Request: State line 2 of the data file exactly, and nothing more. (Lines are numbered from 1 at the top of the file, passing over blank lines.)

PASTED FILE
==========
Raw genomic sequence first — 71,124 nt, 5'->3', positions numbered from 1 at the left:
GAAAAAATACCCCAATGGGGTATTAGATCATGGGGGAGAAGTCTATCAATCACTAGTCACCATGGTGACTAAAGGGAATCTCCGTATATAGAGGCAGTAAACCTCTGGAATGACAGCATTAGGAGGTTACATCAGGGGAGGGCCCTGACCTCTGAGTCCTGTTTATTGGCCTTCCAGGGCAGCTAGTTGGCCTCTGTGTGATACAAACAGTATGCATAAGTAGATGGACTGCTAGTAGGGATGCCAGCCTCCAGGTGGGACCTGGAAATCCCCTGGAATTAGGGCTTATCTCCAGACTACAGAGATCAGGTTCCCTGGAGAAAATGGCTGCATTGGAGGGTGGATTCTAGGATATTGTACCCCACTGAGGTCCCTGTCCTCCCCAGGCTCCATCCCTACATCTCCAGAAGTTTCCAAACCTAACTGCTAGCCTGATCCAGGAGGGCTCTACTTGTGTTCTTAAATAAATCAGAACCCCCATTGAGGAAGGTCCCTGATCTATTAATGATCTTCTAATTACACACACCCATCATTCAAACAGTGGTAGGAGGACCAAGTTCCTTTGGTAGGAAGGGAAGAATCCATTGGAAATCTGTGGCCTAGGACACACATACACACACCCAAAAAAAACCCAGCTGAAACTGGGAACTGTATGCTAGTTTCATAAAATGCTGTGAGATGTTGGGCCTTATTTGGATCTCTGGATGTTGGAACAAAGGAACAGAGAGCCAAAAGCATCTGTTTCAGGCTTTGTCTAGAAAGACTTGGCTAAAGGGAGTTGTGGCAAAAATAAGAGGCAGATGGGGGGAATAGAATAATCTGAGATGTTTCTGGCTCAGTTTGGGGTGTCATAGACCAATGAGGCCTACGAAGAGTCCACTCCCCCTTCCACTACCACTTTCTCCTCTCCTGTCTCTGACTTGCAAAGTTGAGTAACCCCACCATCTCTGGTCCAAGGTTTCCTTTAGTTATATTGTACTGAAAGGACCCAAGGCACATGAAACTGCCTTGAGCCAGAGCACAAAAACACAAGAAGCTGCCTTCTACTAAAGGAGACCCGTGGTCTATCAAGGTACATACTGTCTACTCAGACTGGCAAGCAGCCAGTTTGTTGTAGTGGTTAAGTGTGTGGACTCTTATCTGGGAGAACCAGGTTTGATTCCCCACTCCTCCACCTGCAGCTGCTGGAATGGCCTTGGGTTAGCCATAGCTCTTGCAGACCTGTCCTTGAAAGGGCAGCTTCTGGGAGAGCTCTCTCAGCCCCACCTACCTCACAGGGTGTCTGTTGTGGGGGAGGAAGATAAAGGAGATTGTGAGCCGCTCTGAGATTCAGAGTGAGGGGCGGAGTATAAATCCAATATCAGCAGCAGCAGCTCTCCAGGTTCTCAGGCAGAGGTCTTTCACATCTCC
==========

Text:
GAAAAAATACCCCAATGGGGTATTAGATCATGGGGGAGAAGTCTATCAATCACTAGTCACCATGGTGACTAAAGGGAATCTCCGTATATAGAGGCAGTAAACCTCTGGAATGACAGCATTAGGAGGTTACATCAGGGGAGGGCCCTGACCTCTGAGTCCTGTTTATTGGCCTTCCAGGGCAGCTAGTTGGCCTCTGTGTGATACAAACAGTATGCATAAGTAGATGGACTGCTAGTAGGGATGCCAGCCTCCAGGTGGGACCTGGAAATCCCCTGGAATTAGGGCTTATCTCCAGACTACAGAGATCAGGTTCCCTGGAGAAAATGGCTGCATTGGAGGGTGGATTCTAGGATATTGTACCCCACTGAGGTCCCTGTCCTCCCCAGGCTCCATCCCTACATCTCCAGAAGTTTCCAAACCTAACTGCTAGCCTGATCCAGGAGGGCTCTACTTGTGTTCTTAAATAAATCAGAACCCCCATTGAGGAAGGTCCCTGATCTATTAATGATCTTCTAATTACACACACCCATCATTCAAACAGTGGTAGGAGGACCAAGTTCCTTTGGTAGGAAGGGAAGAATCCATTGGAAATCTGTGGCCTAGGACACACATACACACACCCAAAAAAAACCCAGCTGAAACTGGGAACTGTATGCTAGTTTCATAAAATGCTGTGAGATGTTGGGCCTTATTTGGATCTCTGGATGTTGGAACAAAGGAACAGAGAGCCAAAAGCATCTGTTTCAGGCTTTGTCTAGAAAGACTTGGCTAAAGGGAGTTGTGGCAAAAATAAGAGGCAGATGGGGGGAATAGAATAATCTGAGATGTTTCTGGCTCAGTTTGGGGTGTCATAGACCAATGAGGCCTACGAAGAGTCCACTCCCCCTTCCACTACCACTTTCTCCTCTCCTGTCTCTGACTTGCAAAGTTGAGTAACCCCACCATCTCTGGTCCAAGGTTTCCTTTAGTTATATTGTACTGAAAGGACCCAAGGCACATGAAACTGCCTTGAGCCAGAGCACAAAAACACAAGAAGCTGCCTTCTACTAAAGGAGACCCGTGGTCTATCAAGGTACATACTGTCTACTCAGACTGGCAAGCAGCCAGTTTGTTGTAGTGGTTAAGTGTGTGGACTCTTATCTGGGAGAACCAGGTTTGATTCCCCACTCCTCCACCTGCAGCTGCTGGAATGGCCTTGGGTTAGCCATAGCTCTTGCAGACCTGTCCTTGAAAGGGCAGCTTCTGGGAGAGCTCTCTCAGCCCCACCTACCTCACAGGGTGTCTGTTGTGGGGGAGGAAGATAAAGGAGATTGTGAGCCGCTCTGAGATTCAGAGTGAGGGGCGGAGTATAAATCCAATATCAGCAGCAGCAGCTCTCCAGGTTCTCAGGCAGAGGTCTTTCACATCTCC